I remember when we made the transition from pre-school to Grade 1 a few years back, I was warned by other moms who had been there before that it was going to be a big adjustment. Our little girls were growing up and it was time to loosen our hold on them just a little bit – enough for them to start feeling secure in their environment and to learn some responsibility. I also remember how tough those first few days were, more so for us than our kids, however, if those days were tough then today was brutal.
Today was Julia’s first day at German school, I say school, but it’s more of a language learning institution. We arrived 20 minutes early after an hour’s commute (a bus ride, a tram ride and a 10 minute walk) and walked head-on into our first big culture shock.
Kids are allowed to wear civvies to school and there really are no rules in terms of what they can and can’t wear. I had never given much thought to wearing uniforms and was neither for nor against it although coming from a very structured environment where our girls wore matching uniforms I thought it might be fun for Julia to have the opportunity to express herself though her clothing. This thought was short lived when I looked around the room filled with girls wearing ripped jeans (think more skin than jeans), cropped tops and with piercings all over their faces and bodies. I opened my mouth to speak to Benito and my father came out, “That girl needs a new pair of jeans!”.
These kids seemed (and are) a lot older than our little girl who walked in wearing ski-pants, a jersey and her favourite sneakers with her hair swaying in a pony tail. They had also all started the course before the Spring break and although they didn’t all speak the same language, they were able to communicate and felt comfortable with each other.
The teacher hadn’t arrived yet and we were anxious about leaving her but also about staying, worrying that staying could lead to some embarrassment given that she was the only child who had her parents with her. We said our goodbyes and turned to leave. Walking out of that building was more difficult than I ever could have imagined and I knew I had to dig deep to find some sort of coping mechanism to deal with the situation. And you know what I did? I cried. Like a baby! It was as if all of the tools that I had acquired in this journey of life were suddenly made of play-dough and were absolutely useless. Not knowing what to do with me and worrying that his little girl was possibly having the same reaction on her own upstairs, Benito promptly turned around and marched us back upstairs and into her classroom to wait with her until her teacher arrived.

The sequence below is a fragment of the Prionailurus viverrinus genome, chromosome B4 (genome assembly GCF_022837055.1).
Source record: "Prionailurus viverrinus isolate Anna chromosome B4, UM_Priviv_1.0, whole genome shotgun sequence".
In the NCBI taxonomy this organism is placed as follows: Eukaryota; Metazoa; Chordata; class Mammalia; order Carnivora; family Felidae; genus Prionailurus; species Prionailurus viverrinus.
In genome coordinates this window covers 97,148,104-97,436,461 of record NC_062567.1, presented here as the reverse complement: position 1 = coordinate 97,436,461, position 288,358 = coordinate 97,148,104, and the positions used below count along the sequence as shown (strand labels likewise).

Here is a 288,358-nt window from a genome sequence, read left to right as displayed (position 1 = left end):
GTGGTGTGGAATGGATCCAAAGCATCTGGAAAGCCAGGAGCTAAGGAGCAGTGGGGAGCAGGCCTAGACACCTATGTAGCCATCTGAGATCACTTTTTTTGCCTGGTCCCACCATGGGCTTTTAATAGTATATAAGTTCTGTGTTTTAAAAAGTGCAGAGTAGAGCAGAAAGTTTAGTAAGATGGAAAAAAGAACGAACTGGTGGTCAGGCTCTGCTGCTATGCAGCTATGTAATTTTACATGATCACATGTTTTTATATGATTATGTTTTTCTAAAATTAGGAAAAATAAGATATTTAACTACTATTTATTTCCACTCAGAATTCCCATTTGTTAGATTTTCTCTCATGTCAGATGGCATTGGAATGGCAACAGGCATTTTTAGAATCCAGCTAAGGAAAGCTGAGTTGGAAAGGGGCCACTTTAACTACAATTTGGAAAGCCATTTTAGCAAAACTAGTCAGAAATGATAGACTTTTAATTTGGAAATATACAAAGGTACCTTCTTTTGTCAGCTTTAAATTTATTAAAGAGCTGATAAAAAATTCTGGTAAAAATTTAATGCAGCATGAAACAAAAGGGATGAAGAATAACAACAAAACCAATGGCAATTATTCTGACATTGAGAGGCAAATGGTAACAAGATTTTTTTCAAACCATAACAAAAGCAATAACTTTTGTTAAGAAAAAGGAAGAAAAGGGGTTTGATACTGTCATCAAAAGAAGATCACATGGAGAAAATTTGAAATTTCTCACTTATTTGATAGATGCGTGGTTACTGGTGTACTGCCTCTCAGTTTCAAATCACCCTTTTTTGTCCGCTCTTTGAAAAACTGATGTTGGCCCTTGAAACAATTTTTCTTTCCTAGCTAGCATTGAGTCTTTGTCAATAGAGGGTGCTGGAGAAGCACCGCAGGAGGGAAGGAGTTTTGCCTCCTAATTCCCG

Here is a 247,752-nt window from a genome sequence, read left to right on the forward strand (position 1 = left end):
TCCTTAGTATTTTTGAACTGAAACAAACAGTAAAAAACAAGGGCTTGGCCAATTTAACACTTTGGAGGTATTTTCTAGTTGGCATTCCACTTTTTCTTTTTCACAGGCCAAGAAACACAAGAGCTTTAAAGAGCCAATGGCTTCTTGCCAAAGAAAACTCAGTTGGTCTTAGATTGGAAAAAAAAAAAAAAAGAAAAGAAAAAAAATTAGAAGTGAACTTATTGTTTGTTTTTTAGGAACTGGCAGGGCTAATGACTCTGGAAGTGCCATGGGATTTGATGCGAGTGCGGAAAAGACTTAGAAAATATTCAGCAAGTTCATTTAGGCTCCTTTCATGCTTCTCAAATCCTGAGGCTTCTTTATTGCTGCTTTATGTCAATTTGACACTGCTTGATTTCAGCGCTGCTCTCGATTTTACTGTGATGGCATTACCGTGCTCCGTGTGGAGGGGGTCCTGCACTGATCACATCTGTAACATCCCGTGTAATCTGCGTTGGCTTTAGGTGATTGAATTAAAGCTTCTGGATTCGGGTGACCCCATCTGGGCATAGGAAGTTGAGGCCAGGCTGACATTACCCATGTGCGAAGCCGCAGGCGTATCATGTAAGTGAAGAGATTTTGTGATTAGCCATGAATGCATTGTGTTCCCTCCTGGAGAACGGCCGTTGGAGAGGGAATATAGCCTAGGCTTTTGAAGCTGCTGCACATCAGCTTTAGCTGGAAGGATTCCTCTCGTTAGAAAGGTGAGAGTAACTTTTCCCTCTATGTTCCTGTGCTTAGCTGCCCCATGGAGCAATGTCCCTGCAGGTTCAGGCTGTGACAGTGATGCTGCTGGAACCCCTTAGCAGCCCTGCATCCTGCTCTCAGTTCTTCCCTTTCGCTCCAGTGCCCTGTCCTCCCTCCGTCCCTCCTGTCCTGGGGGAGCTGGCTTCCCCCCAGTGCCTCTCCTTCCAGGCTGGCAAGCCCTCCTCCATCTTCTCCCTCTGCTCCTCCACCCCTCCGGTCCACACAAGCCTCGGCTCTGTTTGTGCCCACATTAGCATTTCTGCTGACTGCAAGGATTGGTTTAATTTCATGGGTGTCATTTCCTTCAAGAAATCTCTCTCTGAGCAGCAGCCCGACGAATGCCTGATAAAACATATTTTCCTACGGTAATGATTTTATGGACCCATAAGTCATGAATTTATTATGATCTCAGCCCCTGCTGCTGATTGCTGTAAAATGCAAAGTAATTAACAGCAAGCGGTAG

The next 6 hours passed by in a haze and I did what I do best, I worried. I worried about whether we had made the right decision, whether she was happy, did she understand and would she have been happier if we had put her straight into the local Swiss school but all of these fears disappeared when I got to her school and saw her smiling face. Everything is going to be alright. She can do hard things.
This is the view from Julia’s school. She asked why it was necessary to take photos of the landscape. Well dah! Who get’s to have grazing cows in their school’s back yard!
Some added information: Julz is in a class of 6 students all from different countries (Spain, Columbia, Portugal, Romania & of course, South Africa). The ages range from 11 years old to 14 years old and she is the youngest in her class. Her mornings will be spent learning German, followed by Maths in the afternoons until she joins the local Swiss school.